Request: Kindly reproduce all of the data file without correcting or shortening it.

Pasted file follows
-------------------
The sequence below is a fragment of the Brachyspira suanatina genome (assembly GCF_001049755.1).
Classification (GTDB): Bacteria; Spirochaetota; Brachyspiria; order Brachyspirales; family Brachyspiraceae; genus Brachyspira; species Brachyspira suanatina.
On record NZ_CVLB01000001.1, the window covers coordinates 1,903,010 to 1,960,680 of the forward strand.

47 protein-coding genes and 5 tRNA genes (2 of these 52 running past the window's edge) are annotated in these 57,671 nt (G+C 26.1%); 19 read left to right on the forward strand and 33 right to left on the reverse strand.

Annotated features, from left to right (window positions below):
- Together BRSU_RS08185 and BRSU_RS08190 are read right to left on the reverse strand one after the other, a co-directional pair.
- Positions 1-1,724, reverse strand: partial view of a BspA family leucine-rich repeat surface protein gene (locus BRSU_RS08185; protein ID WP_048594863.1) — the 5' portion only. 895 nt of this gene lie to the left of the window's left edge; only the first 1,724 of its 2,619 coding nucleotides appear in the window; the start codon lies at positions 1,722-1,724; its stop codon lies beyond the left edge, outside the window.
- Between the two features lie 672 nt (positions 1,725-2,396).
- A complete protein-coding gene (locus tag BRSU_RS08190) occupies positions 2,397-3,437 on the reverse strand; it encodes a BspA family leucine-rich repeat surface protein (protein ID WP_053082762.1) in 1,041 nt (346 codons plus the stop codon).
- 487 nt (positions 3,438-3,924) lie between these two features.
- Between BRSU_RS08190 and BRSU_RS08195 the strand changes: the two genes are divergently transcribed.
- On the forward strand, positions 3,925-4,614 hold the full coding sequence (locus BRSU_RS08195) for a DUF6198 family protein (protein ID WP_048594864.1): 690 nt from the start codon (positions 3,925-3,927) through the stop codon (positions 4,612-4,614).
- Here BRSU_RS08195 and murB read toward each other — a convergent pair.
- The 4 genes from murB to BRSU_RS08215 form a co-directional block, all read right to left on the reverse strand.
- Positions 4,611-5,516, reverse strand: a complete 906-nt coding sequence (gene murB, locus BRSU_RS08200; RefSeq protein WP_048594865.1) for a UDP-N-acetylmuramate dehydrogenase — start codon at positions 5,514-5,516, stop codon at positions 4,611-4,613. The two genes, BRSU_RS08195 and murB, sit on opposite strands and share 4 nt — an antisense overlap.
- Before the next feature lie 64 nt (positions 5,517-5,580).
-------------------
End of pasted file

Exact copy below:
The sequence below is a fragment of the Brachyspira suanatina genome (assembly GCF_001049755.1).
Classification (GTDB): Bacteria; Spirochaetota; Brachyspiria; order Brachyspirales; family Brachyspiraceae; genus Brachyspira; species Brachyspira suanatina.
On record NZ_CVLB01000001.1, the window covers coordinates 1,903,010 to 1,960,680 of the forward strand.

47 protein-coding genes and 5 tRNA genes (2 of these 52 running past the window's edge) are annotated in these 57,671 nt (G+C 26.1%); 19 read left to right on the forward strand and 33 right to left on the reverse strand.

Annotated features, from left to right (window positions below):
- Together BRSU_RS08185 and BRSU_RS08190 are read right to left on the reverse strand one after the other, a co-directional pair.
- Positions 1-1,724, reverse strand: partial view of a BspA family leucine-rich repeat surface protein gene (locus BRSU_RS08185; protein ID WP_048594863.1) — the 5' portion only. 895 nt of this gene lie to the left of the window's left edge; only the first 1,724 of its 2,619 coding nucleotides appear in the window; the start codon lies at positions 1,722-1,724; its stop codon lies beyond the left edge, outside the window.
- Between the two features lie 672 nt (positions 1,725-2,396).
- A complete protein-coding gene (locus tag BRSU_RS08190) occupies positions 2,397-3,437 on the reverse strand; it encodes a BspA family leucine-rich repeat surface protein (protein ID WP_053082762.1) in 1,041 nt (346 codons plus the stop codon).
- 487 nt (positions 3,438-3,924) lie between these two features.
- Between BRSU_RS08190 and BRSU_RS08195 the strand changes: the two genes are divergently transcribed.
- On the forward strand, positions 3,925-4,614 hold the full coding sequence (locus BRSU_RS08195) for a DUF6198 family protein (protein ID WP_048594864.1): 690 nt from the start codon (positions 3,925-3,927) through the stop codon (positions 4,612-4,614).
- Here BRSU_RS08195 and murB read toward each other — a convergent pair.
- The 4 genes from murB to BRSU_RS08215 form a co-directional block, all read right to left on the reverse strand.
- Positions 4,611-5,516, reverse strand: a complete 906-nt coding sequence (gene murB, locus BRSU_RS08200; RefSeq protein WP_048594865.1) for a UDP-N-acetylmuramate dehydrogenase — start codon at positions 5,514-5,516, stop codon at positions 4,611-4,613. The two genes, BRSU_RS08195 and murB, sit on opposite strands and share 4 nt — an antisense overlap.
- Before the next feature lie 64 nt (positions 5,517-5,580).